3. The CS profs generally know enough to secure their systems. If they don't, then it's due to apathy or laziness. They also know that you can't lock everyone out - security just buys you time - the same as with encryption.
4. When they demonstrate a weakness in proprietary code, they get threatened with a lawsuit either due to the language in the EULA that prohibits reverse engineering, or because it's easier to silence them with a lawyer than fix the broken application that was not tested until the prof and his students looked at it. The lawyer also prevents them from publishing or disclosing their results.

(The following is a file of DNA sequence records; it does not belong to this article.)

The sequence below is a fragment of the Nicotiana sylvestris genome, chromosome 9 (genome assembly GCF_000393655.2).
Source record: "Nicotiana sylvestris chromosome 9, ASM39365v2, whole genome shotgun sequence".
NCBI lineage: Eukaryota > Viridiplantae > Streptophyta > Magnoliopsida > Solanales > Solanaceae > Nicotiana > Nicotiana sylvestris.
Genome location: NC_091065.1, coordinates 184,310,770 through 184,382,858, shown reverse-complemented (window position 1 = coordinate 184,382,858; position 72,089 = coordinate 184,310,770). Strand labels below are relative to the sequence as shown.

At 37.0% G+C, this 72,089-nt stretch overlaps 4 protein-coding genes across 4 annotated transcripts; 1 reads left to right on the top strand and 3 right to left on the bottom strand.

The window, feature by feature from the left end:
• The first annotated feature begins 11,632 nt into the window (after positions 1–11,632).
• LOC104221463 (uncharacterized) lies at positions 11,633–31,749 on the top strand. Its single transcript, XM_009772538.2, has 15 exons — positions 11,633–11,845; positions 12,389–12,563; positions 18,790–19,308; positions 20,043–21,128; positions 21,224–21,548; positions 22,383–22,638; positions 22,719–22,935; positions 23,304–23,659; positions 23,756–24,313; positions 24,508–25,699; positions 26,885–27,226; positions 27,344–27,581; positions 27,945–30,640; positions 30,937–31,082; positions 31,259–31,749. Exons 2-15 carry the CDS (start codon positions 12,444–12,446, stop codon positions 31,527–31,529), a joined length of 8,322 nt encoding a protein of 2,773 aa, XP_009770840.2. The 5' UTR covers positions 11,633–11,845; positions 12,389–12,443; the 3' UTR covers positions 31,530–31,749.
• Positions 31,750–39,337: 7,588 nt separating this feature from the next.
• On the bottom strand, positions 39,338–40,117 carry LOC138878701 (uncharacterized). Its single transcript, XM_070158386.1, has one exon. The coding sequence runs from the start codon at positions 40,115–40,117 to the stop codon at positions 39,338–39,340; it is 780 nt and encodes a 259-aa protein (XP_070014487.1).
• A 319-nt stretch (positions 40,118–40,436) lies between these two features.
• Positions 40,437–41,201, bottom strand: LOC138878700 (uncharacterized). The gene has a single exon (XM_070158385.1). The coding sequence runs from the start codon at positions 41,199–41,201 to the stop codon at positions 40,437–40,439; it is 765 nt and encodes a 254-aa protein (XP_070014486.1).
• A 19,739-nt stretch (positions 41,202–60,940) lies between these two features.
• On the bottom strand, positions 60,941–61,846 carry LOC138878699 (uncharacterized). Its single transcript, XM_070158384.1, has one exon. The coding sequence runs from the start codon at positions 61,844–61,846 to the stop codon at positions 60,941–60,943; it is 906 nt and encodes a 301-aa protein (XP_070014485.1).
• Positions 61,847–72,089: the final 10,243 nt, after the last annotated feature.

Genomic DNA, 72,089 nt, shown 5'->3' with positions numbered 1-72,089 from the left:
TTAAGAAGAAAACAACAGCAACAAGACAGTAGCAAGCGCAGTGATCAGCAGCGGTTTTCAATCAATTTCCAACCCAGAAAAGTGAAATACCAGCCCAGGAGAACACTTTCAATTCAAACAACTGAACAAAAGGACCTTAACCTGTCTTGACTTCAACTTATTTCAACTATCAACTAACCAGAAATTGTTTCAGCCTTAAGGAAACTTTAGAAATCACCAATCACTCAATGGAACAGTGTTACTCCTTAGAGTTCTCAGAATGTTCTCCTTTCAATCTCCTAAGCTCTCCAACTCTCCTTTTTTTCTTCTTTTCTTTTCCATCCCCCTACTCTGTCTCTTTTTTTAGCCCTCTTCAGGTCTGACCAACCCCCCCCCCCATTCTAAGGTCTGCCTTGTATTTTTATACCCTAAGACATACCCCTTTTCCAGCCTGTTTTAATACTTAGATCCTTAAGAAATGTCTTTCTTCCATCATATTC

5. Few corporations fund basic or applied research without strings, and corporate R&D has been declining or is being moved overseas closer to the manufacturing, where it's cheaper.

So, add it up, nobody is likely funding security projects or if they are it's classified. The legal environment for testing closed source code products is hostile. Open source products work good enough, but require expertise and cheap labor to set up which you have plenty of in universities, but any projects based on them are likely not to get you published in a top notch journal or get you hired by any one but Google. If you want a simpler answer, here it is SECURITY IS NOT SEXY.

jbmoore said...

http://computerworld.com/action/article.do?command=viewArticleBasic&articleId=9035398&pageNumber=1

The above is an article about the sorry state of IT research.